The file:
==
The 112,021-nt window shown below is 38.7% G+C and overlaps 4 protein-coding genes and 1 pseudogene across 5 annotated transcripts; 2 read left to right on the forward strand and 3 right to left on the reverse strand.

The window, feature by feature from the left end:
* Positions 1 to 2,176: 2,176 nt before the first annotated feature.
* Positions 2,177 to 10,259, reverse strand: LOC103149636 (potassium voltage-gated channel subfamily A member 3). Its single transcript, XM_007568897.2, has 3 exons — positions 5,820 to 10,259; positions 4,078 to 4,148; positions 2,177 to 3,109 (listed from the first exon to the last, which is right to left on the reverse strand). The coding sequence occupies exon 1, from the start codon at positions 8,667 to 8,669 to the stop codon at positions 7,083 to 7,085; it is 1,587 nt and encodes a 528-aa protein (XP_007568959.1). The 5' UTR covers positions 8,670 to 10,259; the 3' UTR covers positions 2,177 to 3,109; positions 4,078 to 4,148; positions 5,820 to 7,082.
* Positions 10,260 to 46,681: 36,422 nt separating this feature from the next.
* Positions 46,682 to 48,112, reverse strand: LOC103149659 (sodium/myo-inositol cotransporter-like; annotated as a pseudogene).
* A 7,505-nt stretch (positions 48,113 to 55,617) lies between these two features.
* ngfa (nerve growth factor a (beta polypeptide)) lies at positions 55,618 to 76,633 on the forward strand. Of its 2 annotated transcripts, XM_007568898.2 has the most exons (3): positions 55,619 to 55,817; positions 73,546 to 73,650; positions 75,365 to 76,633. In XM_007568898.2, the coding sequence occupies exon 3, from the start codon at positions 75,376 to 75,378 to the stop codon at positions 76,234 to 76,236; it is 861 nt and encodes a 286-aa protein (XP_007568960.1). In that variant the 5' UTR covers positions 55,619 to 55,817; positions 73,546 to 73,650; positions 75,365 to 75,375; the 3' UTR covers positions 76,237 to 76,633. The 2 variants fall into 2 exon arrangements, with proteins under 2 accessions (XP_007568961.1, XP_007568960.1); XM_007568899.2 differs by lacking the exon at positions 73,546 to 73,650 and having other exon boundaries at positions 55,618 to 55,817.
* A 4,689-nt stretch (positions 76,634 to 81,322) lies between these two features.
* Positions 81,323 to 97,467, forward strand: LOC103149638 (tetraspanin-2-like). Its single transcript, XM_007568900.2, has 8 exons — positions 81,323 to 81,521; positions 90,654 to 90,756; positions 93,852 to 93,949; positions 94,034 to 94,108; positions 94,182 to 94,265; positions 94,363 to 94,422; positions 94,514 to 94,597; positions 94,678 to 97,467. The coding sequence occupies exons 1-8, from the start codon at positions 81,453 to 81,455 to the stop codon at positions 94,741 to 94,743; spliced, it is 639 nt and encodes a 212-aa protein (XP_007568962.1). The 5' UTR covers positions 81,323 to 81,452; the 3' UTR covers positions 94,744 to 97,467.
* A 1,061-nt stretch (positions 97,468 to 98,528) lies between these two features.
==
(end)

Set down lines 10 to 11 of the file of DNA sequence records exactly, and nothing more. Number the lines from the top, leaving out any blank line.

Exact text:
* Positions 81,323 to 97,467, forward strand: LOC103149638 (tetraspanin-2-like). Its single transcript, XM_007568900.2, has 8 exons — positions 81,323 to 81,521; positions 90,654 to 90,756; positions 93,852 to 93,949; positions 94,034 to 94,108; positions 94,182 to 94,265; positions 94,363 to 94,422; positions 94,514 to 94,597; positions 94,678 to 97,467. The coding sequence occupies exons 1-8, from the start codon at positions 81,453 to 81,455 to the stop codon at positions 94,741 to 94,743; spliced, it is 639 nt and encodes a 212-aa protein (XP_007568962.1). The 5' UTR covers positions 81,323 to 81,452; the 3' UTR covers positions 94,744 to 97,467.
* A 1,061-nt stretch (positions 97,468 to 98,528) lies between these two features.